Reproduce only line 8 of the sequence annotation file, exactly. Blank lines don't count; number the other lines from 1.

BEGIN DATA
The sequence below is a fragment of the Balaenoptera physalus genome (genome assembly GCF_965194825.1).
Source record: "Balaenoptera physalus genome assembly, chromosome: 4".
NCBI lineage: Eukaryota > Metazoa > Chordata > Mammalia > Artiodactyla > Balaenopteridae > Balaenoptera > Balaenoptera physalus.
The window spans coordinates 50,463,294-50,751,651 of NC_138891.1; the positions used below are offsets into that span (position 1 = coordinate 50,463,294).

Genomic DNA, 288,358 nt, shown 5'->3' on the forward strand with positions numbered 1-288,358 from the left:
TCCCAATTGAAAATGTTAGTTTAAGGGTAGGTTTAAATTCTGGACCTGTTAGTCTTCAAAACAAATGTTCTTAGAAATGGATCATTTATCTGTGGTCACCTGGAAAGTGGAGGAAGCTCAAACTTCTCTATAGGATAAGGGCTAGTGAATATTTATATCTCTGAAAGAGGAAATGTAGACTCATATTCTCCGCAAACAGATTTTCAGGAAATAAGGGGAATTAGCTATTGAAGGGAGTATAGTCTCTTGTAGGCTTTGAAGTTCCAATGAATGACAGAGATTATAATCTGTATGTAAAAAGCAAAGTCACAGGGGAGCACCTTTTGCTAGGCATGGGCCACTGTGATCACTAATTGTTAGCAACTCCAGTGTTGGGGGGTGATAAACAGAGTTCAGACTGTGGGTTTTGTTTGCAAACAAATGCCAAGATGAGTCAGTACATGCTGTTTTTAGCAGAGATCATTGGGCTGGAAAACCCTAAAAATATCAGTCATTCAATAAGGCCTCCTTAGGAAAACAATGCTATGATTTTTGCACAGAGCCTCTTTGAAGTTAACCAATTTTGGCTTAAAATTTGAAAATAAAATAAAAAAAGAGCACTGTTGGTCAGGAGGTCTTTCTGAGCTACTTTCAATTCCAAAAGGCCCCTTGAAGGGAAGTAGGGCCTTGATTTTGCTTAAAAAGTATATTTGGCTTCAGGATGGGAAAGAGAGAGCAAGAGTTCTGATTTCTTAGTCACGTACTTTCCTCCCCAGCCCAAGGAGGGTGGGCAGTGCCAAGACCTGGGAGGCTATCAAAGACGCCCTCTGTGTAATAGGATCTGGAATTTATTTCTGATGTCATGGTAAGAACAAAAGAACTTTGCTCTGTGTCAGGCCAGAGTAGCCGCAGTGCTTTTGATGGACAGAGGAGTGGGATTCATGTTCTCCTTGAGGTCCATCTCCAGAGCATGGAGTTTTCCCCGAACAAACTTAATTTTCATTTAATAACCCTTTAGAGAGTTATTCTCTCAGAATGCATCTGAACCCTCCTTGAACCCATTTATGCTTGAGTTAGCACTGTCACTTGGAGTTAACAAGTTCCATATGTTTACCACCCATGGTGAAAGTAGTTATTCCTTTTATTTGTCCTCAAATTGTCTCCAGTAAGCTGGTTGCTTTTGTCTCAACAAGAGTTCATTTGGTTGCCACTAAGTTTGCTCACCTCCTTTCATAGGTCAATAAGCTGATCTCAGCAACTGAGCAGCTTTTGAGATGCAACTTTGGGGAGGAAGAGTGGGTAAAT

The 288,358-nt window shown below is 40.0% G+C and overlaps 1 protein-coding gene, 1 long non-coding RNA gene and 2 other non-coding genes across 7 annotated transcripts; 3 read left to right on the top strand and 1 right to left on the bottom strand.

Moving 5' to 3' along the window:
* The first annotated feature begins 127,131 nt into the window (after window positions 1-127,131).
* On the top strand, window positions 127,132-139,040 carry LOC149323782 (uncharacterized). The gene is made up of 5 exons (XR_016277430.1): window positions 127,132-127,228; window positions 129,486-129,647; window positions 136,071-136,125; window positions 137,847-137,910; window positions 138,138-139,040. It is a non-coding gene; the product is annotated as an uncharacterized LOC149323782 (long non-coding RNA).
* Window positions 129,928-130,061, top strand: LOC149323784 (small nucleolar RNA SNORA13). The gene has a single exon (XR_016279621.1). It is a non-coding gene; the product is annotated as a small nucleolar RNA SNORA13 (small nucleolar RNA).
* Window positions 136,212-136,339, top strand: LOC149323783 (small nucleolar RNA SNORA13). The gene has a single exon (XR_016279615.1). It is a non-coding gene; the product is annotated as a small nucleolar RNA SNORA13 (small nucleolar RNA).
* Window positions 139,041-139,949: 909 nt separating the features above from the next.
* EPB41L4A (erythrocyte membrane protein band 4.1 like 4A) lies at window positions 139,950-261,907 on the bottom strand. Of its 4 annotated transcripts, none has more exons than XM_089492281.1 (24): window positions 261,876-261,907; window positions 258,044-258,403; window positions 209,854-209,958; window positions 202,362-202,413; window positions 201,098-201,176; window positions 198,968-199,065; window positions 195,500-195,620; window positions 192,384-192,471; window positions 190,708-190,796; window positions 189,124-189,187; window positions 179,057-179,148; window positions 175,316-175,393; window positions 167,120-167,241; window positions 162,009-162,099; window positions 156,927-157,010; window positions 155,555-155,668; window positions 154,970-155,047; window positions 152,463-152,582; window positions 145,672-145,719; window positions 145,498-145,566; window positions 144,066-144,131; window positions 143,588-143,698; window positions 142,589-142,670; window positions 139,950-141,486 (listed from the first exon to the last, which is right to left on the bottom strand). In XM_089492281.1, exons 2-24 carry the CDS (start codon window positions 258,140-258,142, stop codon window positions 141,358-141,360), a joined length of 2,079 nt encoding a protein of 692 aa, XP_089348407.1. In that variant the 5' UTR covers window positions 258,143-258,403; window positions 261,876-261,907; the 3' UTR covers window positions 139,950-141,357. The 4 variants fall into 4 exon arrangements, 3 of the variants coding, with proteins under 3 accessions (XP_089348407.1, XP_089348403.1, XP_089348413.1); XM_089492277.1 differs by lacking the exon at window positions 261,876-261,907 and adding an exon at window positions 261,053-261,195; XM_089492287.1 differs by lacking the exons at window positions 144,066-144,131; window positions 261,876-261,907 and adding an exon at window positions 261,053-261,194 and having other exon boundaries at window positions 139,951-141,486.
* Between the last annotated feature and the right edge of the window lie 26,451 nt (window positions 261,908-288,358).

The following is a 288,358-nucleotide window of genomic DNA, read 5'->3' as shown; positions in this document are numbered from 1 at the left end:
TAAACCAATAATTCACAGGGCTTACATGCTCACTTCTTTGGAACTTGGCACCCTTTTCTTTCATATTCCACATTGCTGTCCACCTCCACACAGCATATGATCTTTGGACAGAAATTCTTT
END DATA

Moving 5' to 3' along the window: